SuperTalent T1000UX2G5 DDR2 memory

Written by Wil Harris

May 17, 2006 | 21:45

Tags: #2gb #ddr2 #kit #ram #supertalent

Companies: #intel #super-talent

Results

SuperTalent T1000UX2G5 DDR2 memory Results
The higher the megahertz, the bigger the bandwidth - that's the general rule when it comes to memory. Whilst this is not a real-world benchmark, it's an indication of theoretical performance.

SuperTalent T1000UX2G5 DDR2 memory Results
What we can see here is that the system is CPU limited, with all of the machines coming in within a few seconds of each other, except for the overclocked 1000MHz memory system. Memory performance doesn't appear to make much of a difference here.

SuperTalent T1000UX2G5 DDR2 memory Results
The extra speed of the 889MHz SuperTalent is clearly negated by the drop in timings required to get there. The hike up to 1000MHz is clearly worth it though, with the combination of the CPU overclock and the extra memory bandwidth working well.

SuperTalent T1000UX2G5 DDR2 memory Results
Even with the CPU and memory overclock, FEAR is a monster and the difference isn't massive.

Overclocking

We had a play, but we weren't able to get the memory to clock up to 1067MHz, even with a little extra voltage. The memory is rated to 1000MHz, and doesn't appear to want to go any further. It's possible to tighten the timings a little if you want the memory to stay at 800MHz, but you'll get more mileage out of extra speed if your processor can take it. The overclock you can get will also be very reliant on the individual modules.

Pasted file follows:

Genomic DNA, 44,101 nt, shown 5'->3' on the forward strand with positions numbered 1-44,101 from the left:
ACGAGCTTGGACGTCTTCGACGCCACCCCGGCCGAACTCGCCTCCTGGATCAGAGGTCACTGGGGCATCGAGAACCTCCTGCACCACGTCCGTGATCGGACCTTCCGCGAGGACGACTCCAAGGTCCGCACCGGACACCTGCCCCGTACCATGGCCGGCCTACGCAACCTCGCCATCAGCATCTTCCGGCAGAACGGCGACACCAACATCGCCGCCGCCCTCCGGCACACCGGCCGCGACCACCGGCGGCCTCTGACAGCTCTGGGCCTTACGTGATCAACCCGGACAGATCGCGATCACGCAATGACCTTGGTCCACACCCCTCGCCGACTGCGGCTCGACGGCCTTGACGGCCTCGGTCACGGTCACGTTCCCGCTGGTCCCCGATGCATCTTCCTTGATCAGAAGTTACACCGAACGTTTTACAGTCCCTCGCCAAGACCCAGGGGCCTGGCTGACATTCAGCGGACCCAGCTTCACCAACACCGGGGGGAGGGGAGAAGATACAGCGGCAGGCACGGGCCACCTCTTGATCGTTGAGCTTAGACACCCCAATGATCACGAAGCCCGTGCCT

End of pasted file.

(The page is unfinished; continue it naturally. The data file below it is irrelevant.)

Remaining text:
Conclusions

The SuperTalent memory is clearly pretty nippy. It does exactly what it says on the tin, getting to 1GHz with the appropriate timings. This is the first kit we've seen to operate at this size and speed, although we understand that OCZ are soon to be shipping 1GHz modules (PC8000) and Corsair are already shipping the first modules rated at 1066MHz (PC8500), which is even faster. If you want 2GB of RAM in two sticks, these are really your only options - although as our real-world benchmarks show, the difference between standard speeds is probably minimal unless you're going to do some decent CPU overclocking.
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